Continuing the ‘what is the left’ theme of the last few posts, I thought I should talk a bit about ‘revolution’. I identify as part of ‘the revolutionary left’, the fringe of crackpots who hang around making life difficult for the sensible ‘leftists’ trying to sort out immediate problems through state action.
Now, an easy caricature of this sort of position would be that it believes in some sudden, momentous event called ‘the revolution’, and that nothing of importance can be achieved without this, and with it, everything will be achieved. This obviously lends itself to being parodied as a sort of apocalyptic religious cult: at some unspecific future time there will be an explosion and then everything will be different.
I don’t know how many ‘revolutionaries’ have something like this at the back of their minds, but it’s certainly not the most sensible way to understand all this talk of ‘revolution’.
Consider ‘the revolution’ that inaugurated ‘capitalism’? It was a process of, even if we draw the boundaries at their narrowest, 100 or 150 years, that involved more distinct ‘revolutionary’ events than I can count on my fingers and toes. It involved the French revolution, the Napoleonic wars, the revolutions of 1830 and 1848, and that’s just in Europe: it swept the rest of the world in the form of colonialism, and then through independence struggles under vigorously ‘modernist’ leaders – helped along perhaps most powerfully by the revolutions in Russia and China, which brought vast numbers of people into modern sorts of society and economy.
Moreover, beneath all of these overtly political processes, a revolution in sexual, familial, and emotional relations was also developing, which burst into full view in the 20th century and fought just as hard for just as thorough-going a change, though in a different, less open, less sudden, less political way. This involved both a major challenge to male power by women, but also a major challenge to, and arguably substantial conquest of, the power of the old by the young, of parents by children.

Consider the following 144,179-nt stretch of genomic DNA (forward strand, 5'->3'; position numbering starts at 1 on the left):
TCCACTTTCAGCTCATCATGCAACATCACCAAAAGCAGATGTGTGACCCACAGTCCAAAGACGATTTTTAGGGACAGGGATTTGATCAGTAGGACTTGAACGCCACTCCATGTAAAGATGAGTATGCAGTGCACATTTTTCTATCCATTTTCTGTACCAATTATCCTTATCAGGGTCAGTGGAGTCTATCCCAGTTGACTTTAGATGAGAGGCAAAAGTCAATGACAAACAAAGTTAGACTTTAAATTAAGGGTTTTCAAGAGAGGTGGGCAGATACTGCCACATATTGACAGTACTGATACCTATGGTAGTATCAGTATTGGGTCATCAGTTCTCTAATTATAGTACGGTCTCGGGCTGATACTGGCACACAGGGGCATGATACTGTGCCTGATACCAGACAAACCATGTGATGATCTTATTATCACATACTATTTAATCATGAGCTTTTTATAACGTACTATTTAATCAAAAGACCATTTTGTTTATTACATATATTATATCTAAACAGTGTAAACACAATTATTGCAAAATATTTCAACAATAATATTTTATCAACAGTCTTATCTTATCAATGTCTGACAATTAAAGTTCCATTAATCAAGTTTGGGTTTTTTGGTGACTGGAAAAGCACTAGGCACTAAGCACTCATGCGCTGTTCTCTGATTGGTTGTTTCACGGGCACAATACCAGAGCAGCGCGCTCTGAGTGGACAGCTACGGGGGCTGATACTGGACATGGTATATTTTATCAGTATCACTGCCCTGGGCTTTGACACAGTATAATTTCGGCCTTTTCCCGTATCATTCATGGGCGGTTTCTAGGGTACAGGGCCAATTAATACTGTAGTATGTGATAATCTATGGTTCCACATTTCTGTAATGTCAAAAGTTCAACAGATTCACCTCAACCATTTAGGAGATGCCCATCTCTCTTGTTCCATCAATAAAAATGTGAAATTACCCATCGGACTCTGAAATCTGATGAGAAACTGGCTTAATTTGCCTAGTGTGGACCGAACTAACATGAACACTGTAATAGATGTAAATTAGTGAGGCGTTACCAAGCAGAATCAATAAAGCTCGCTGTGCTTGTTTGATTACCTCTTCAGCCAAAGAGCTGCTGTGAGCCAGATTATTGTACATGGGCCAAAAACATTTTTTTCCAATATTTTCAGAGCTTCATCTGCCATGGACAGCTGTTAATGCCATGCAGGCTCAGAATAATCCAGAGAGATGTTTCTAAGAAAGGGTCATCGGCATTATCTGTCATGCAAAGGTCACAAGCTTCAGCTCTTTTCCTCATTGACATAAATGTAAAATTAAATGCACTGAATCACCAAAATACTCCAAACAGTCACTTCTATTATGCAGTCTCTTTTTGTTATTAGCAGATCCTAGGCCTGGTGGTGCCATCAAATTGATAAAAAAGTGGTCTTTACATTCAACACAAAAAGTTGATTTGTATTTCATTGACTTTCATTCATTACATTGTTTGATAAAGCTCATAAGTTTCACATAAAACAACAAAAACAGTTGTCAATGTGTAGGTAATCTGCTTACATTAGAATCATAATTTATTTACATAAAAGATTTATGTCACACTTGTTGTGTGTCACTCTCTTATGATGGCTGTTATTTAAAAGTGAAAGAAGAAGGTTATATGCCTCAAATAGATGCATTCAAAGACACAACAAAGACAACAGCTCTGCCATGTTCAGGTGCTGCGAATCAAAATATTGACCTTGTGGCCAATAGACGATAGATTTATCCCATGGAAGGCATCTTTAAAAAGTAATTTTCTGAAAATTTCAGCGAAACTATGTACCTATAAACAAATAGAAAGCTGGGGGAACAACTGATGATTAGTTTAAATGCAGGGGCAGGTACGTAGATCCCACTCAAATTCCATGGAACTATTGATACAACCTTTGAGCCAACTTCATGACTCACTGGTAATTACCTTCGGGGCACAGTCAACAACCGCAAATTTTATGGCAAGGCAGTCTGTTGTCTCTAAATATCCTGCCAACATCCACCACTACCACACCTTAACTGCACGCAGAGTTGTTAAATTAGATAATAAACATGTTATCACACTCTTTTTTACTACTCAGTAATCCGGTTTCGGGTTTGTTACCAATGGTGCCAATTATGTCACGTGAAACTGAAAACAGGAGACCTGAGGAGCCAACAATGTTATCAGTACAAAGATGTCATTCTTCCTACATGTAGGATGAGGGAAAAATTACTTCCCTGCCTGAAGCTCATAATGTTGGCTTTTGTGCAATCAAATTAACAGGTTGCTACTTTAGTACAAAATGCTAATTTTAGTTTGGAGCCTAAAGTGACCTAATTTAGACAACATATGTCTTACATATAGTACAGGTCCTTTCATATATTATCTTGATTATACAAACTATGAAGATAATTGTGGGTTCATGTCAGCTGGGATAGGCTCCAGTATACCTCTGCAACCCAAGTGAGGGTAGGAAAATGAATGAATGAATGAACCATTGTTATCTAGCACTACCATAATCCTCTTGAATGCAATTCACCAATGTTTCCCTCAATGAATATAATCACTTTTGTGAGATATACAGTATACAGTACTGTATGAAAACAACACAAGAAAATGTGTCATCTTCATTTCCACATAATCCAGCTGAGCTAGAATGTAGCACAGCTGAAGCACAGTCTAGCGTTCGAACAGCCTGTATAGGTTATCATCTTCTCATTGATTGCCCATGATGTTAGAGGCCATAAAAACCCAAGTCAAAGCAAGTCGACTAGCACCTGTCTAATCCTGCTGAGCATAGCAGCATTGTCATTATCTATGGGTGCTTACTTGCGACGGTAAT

I speak of these as being aspects of a single process not just because they occurred close to each other and are in practice associated, but also because they are closely connected in terms of the sort of ideology, the sort of mentality, the sort of attitude to oneself and the world that they involve. They are all, for example, associated with the idea of innovation and criticism, of new methods or companies or ideas challenging and replacing existing ones – this thread can be traced through science, philosophy, politics, economics, old-young relations, male-female relations, etc.
Anyway, so that’s about two centuries of sustained upheaval across the world. Presumably, then, ‘the revolution’ that we aim for will be a similar sort of process – taking, at the least, a century or so to fully establish itself. No doubt it will include numerous particular events meriting the term ‘revolution’, numerous particular insurrections and captures of power. But none of them is likely to accomplish the whole task in one sudden blow.
That’s because the overtly revolutionary moment is more an effect than a cause: it depends on the balance of power being such as to make it possible, and afterwards it has more power, but not all that more – what is gained in the revolution is built on what was prepared prior to it.
To illustrate this, observe Fig 1. It shows the change in three quantities over time – with the time involved being anywhere from a decade to a century (in the latter case, this should be imagined as the result of averaging over and smoothing out variations in different countries).